Are changes permanent? Essentially, no. Companies are thrown various obstacles, either from internal or external sources with they have to adapt and overcome to make their business work. The premise is that for many shippers, a fundamental break from the past has occurred in their approach to supply chains, including where and how far away sourcing occurs and the nature of their relationships with vendors.
The permanence of that break, however, depends on a number of key factors. Among them are perceptions of risk, which is tied to the question of how long transportation networks will be disrupted due to the impact of the pandemic on consumer spending. Other factors such as the COVID-19 lockdowns in Shanghai, and the closely related question of how long capacity along the end to end system from vessel capacity to chassis supply and warehousing space remains tight.
Somewhere between 10 % and 12 % of global ocean shipping capacity is tied up in port congestion, and that the situation was getting worse, not better, in part due to the lockdowns in Shanghai and other Chinese cities that have already stretched for two months. Amid the enormity of the changes, the recent past is all too easily forgotten.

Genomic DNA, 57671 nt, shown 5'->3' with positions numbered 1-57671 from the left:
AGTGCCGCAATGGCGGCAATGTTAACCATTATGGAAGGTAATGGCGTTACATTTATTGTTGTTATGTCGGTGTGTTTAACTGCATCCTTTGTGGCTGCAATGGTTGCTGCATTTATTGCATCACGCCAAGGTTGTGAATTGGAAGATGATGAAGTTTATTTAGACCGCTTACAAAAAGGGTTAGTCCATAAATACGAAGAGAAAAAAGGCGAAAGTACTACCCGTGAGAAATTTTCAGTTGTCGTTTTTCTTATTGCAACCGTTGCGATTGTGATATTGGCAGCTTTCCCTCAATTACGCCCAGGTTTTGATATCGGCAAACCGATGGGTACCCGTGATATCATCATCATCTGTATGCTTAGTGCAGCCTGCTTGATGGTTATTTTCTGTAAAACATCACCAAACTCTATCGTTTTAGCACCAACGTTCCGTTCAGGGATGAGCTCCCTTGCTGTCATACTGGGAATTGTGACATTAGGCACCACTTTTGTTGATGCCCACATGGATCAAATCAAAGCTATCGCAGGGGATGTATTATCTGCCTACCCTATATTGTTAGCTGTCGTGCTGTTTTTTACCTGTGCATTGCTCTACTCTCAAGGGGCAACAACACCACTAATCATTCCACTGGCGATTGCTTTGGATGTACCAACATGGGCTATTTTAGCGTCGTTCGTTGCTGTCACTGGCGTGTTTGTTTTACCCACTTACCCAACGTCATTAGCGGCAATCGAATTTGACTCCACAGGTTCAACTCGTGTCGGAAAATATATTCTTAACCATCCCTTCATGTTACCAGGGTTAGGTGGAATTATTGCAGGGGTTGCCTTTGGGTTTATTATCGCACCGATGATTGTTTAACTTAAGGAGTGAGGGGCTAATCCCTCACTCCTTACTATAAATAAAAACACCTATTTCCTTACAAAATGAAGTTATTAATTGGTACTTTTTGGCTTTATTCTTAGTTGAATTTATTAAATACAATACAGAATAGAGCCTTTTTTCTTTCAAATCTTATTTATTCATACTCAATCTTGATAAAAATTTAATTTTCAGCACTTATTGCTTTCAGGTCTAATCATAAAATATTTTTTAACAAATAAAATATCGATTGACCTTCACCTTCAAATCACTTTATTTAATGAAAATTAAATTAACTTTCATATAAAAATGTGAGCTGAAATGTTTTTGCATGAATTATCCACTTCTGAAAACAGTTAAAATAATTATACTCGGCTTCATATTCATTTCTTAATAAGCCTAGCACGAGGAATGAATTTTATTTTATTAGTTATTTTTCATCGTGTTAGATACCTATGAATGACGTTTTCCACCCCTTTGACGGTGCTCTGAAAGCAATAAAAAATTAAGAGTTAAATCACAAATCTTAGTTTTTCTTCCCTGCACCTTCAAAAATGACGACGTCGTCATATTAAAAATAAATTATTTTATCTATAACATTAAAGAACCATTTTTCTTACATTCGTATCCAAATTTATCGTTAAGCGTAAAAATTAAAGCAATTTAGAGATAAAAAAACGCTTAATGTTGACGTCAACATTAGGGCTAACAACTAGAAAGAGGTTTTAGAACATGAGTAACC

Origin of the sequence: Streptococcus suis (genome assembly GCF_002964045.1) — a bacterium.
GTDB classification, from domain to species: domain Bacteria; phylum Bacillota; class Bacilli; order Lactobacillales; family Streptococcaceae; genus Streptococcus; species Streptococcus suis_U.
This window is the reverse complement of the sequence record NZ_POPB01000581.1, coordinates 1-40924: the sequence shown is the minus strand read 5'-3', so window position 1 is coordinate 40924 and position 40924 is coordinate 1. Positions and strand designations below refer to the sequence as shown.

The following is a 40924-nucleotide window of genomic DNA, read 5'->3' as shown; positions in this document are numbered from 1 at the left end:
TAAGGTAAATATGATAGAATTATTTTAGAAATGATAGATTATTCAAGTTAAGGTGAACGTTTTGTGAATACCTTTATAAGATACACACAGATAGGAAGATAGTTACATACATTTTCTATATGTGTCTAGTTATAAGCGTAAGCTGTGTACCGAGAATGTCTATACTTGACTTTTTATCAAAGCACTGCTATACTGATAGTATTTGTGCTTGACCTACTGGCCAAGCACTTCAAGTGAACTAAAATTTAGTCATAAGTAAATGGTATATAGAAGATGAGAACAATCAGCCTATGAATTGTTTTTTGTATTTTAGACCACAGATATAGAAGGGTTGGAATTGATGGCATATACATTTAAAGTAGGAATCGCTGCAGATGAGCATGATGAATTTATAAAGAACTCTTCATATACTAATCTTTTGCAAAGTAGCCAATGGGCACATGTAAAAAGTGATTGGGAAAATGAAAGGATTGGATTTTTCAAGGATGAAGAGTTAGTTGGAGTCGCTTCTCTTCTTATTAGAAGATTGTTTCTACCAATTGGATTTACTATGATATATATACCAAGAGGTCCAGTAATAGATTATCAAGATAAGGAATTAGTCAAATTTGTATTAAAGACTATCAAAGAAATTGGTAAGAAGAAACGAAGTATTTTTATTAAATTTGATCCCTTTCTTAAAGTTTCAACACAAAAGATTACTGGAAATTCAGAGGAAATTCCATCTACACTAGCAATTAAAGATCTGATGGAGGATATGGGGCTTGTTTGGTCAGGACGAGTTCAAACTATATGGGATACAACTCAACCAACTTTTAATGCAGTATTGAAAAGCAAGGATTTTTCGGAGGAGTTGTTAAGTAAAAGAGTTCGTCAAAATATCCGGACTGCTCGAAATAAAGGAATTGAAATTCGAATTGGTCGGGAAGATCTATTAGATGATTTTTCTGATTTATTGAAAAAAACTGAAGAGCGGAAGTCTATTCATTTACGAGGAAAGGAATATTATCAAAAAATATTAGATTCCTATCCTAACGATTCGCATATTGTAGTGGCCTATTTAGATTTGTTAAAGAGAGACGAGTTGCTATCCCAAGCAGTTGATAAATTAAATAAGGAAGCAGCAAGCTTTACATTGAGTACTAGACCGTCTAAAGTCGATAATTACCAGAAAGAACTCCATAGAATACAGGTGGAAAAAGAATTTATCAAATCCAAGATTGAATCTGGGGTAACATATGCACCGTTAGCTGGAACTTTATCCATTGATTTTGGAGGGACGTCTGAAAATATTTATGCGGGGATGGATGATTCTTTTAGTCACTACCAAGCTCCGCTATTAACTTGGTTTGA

Prior to the pandemic, port congestion was virtually non-existent, there were zero ships awaiting berths at Long Beach, Los Angeles or other US ports. Freight rates were much lower than today, reflecting a trans-Pacific supply chain that was functioning properly more often than not.
The current thinking of the change is not permanent at all. Bjorn Vang Jensen, vice president of global supply chain advisory services at Sea Intelligence Maritime Analysis and a former head of transportation at Electrolux commented,
“All the BCOs I interact with in any way, say they know they have to adapt, and they do, but what they really mean is they know they have to adapt to the current market conditions and that those aren’t permanent.”